Bankruptcy Questions and Answers written by a former bankruptcy attorney. These FAQs have been written as a guide for consumers thinking of filing bankruptcy or deepening there knowledge of bankruptcy
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Bankruptcy Law


The New Bankruptcy Law & Fraud Prevention

When the Bankruptcy Abuse Prevention and Consumer Protection Act (BAPCPA) went into effect in 2005, its intention was, in part, to close loopholes in the bankruptcy laws.

What was happening was that some people who didn’t need to file bankruptcy were filing and emerging with their debts eliminated, yet their assets intact.

They were essentially “beating the system”—and government and the credit card industry weren’t happy about it.

Liquidation & Exemptions in Bankruptcy

Before a person’s debts are discharged through Chapter 7 bankruptcy, the court has the ability to liquidate assets, which involves the court selling some of the filer’s property to repay creditors.
 
But many filers don’t have any assets liquidated because states have exemptions that safeguard property.

Before BAPCPA was passed, large or unlimited homestead exemptions in several states made it possible for debtors to shield assets in their homes, keeping them out of reach of creditors.
 
BAPCPA responded by placing a $125,000 limit on the allowed homestead exemption for any home bought or acquired within 1,215 days prior to filing Chapter 7 bankruptcy. (This limitation doesn’t apply if the debtor sells a home and uses the funds to purchase a new home within the same state.)


Qualifying for State Exemptions

Prior to BAPCPA, debtors only had to live in a state for the greater part of 180 days before being allowed to take advantage of the state’s homestead exemption. 

Now, BAPCPA requires debtors be a permanent resident of a state for two years in order to use that state’s bankruptcy exemption. 

If the debtor has been a legal resident of the state for less than two years, he or she is entitled to the exemptions allowed by his previous state of residence.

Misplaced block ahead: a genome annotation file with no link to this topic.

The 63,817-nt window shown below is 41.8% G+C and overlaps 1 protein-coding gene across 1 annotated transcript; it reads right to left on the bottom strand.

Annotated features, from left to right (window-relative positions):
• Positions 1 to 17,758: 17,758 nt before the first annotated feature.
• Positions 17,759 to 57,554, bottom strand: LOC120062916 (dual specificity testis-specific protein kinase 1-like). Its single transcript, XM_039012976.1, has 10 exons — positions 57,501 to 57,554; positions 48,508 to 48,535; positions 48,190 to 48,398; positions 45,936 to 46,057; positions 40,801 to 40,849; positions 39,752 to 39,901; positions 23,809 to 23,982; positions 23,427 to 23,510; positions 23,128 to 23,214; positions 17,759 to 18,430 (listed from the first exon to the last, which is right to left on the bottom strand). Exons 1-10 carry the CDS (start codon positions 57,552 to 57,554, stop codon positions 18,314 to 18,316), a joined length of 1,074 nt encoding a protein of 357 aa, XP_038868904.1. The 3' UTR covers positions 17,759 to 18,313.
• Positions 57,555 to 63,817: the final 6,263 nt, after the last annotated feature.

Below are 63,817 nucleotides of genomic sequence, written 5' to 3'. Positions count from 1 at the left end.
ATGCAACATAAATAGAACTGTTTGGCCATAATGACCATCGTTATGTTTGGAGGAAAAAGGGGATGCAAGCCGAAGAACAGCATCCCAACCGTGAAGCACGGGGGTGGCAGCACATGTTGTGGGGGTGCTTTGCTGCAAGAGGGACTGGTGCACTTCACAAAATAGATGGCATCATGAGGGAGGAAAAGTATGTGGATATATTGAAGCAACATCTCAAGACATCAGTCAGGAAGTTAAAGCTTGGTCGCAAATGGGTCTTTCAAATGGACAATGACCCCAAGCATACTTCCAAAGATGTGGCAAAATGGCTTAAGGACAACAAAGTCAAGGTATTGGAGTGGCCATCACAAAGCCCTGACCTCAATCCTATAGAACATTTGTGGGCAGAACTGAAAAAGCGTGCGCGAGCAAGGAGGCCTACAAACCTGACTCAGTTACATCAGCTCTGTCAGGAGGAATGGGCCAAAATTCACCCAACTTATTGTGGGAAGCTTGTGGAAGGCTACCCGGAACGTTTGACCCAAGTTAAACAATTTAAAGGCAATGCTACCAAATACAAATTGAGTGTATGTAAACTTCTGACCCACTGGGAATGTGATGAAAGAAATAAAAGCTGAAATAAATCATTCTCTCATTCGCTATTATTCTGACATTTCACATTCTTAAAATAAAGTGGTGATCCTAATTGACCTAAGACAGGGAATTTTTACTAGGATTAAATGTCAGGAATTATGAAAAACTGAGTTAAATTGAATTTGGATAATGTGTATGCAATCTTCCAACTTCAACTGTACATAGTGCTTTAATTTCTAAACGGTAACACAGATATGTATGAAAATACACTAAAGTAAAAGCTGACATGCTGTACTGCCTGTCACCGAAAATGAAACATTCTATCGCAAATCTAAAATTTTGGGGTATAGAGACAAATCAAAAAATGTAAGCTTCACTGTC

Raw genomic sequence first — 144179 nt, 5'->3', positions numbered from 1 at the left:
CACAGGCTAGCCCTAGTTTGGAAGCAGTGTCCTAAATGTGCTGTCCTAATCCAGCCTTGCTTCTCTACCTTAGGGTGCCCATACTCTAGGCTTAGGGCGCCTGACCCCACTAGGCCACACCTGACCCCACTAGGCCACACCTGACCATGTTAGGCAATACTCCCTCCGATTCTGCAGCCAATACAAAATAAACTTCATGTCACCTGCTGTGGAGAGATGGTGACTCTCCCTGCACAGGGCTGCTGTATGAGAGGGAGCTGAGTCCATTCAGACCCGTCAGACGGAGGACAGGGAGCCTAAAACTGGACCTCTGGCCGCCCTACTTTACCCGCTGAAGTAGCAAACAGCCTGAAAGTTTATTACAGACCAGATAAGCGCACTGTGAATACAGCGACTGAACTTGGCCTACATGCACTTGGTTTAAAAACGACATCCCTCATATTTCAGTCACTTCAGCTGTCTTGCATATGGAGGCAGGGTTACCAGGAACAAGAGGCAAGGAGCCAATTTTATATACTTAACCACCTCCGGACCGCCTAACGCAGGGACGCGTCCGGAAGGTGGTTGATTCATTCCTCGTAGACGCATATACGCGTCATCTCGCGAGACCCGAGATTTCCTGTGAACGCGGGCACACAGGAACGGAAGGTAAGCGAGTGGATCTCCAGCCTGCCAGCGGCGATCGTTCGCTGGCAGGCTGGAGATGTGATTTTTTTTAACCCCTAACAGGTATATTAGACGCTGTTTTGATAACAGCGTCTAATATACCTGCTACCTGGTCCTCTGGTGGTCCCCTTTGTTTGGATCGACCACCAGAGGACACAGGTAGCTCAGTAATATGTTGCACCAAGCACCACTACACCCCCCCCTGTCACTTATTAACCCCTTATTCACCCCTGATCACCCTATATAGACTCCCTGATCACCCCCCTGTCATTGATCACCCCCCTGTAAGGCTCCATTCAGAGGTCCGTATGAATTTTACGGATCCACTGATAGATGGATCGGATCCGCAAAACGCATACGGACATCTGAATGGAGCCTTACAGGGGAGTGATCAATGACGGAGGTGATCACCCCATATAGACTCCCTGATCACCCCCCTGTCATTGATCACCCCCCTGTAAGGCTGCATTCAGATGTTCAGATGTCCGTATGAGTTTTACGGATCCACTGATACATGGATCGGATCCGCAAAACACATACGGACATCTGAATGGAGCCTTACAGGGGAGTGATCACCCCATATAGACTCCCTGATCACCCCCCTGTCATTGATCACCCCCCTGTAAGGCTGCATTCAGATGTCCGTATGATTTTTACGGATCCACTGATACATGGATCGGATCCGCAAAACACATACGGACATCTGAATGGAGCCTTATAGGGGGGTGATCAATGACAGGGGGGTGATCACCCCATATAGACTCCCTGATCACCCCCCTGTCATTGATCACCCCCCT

Bankruptcy Fraud

Exercising the old adage "where there's a will, there's a way,” some people determined to discharge their debt and retain their assets may still try to find ways to do so—but they should be prepared to face the consequences if they commit fraud.

Bankruptcy fraud is a serious crime and can even be a felony charge. Criminal punishment includes fines and prison time.

If you’re considering filing bankruptcy, it may be a good idea to have a bankruptcy lawyer on your side to make sure you’re following all aspects of the new bankruptcy law.

 

 

Bankruptcy Questions, Answers and Information

Bankruptcy FAQs
Chapter 7 Bankruptcy FAQ
Chapter 7 vs. Chapter 13 Bankruptcy FAQ
What is Chapter 13 FAQ
Chapter 13 Bankruptcy Calculator
Who Should File Chapter 13 Bankruptcy FAQ
Chapter 13 Bankruptcy Process Questions
Bankruptcy FAQ – Chapter 13 – Case Dismissal
Bankruptcy vs. Foreclosure FAQ
Bankruptcy Lawyer FAQ Part I - Find An Attorney
Bankruptcy Lawyer FAQ Part II - Hire An Attorney
Bankruptcy and Tax Debt FAQ
Student Loan Debt in Bankruptcy FAQ
Non-Bankruptcy Solutions Vs. Bankruptcy FAQ
Bankruptcy Information
Bankruptcy Alternatives - Debtor's Options
US Federal Personal Bankruptcy Exemptions
US States Personal Bankruptcy Exemptions
Table Of Which US States Use Federal Exemptions
Bankruptcy Abuse Prevention Act - 2005
Chapter 11 Overview
Bankruptcy Forms
Dictionary Of Bankruptcy Terminology

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